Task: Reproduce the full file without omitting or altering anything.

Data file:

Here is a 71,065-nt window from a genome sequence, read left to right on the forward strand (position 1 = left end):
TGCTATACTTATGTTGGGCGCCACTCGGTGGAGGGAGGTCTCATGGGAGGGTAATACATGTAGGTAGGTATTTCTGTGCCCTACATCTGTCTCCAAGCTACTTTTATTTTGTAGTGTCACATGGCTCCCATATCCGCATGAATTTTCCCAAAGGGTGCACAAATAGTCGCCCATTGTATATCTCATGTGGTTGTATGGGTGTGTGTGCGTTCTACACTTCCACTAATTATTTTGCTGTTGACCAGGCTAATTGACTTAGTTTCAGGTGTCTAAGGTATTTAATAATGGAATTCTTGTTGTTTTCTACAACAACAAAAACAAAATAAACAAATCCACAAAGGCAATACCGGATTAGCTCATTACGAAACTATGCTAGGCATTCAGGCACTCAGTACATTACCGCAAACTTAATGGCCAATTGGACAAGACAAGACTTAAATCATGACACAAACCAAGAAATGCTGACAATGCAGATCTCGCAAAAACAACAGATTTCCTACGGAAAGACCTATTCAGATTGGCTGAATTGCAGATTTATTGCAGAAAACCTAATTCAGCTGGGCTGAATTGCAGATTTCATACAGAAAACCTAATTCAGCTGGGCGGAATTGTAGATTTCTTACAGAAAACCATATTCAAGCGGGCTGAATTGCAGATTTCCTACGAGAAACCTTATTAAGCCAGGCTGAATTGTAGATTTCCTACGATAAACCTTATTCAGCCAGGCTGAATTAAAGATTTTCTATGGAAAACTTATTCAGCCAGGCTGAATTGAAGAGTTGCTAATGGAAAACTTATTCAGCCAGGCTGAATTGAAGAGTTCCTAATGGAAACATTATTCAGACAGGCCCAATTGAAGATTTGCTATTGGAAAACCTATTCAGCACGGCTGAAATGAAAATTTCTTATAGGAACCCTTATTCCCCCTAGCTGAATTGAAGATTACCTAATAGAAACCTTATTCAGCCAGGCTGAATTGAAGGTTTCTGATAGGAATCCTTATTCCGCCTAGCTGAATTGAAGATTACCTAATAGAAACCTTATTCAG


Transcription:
Here is a 71,065-nt window from a genome sequence, read left to right on the forward strand (position 1 = left end):
TGCTATACTTATGTTGGGCGCCACTCGGTGGAGGGAGGTCTCATGGGAGGGTAATACATGTAGGTAGGTATTTCTGTGCCCTACATCTGTCTCCAAGCTACTTTTATTTTGTAGTGTCACATGGCTCCCATATCCGCATGAATTTTCCCAAAGGGTGCACAAATAGTCGCCCATTGTATATCTCATGTGGTTGTATGGGTGTGTGTGCGTTCTACACTTCCACTAATTATTTTGCTGTTGACCAGGCTAATTGACTTAGTTTCAGGTGTCTAAGGTATTTAATAATGGAATTCTTGTTGTTTTCTACAACAACAAAAACAAAATAAACAAATCCACAAAGGCAATACCGGATTAGCTCATTACGAAACTATGCTAGGCATTCAGGCACTCAGTACATTACCGCAAACTTAATGGCCAATTGGACAAGACAAGACTTAAATCATGACACAAACCAAGAAATGCTGACAATGCAGATCTCGCAAAAACAACAGATTTCCTACGGAAAGACCTATTCAGATTGGCTGAATTGCAGATTTATTGCAGAAAACCTAATTCAGCTGGGCTGAATTGCAGATTTCATACAGAAAACCTAATTCAGCTGGGCGGAATTGTAGATTTCTTACAGAAAACCATATTCAAGCGGGCTGAATTGCAGATTTCCTACGAGAAACCTTATTAAGCCAGGCTGAATTGTAGATTTCCTACGATAAACCTTATTCAGCCAGGCTGAATTAAAGATTTTCTATGGAAAACTTATTCAGCCAGGCTGAATTGAAGAGTTGCTAATGGAAAACTTATTCAGCCAGGCTGAATTGAAGAGTTCCTAATGGAAACATTATTCAGACAGGCCCAATTGAAGATTTGCTATTGGAAAACCTATTCAGCACGGCTGAAATGAAAATTTCTTATAGGAACCCTTATTCCCCCTAGCTGAATTGAAGATTACCTAATAGAAACCTTATTCAGCCAGGCTGAATTGAAGGTTTCTGATAGGAATCCTTATTCCGCCTAGCTGAATTGAAGATTACCTAATAGAAACCTTATTCAG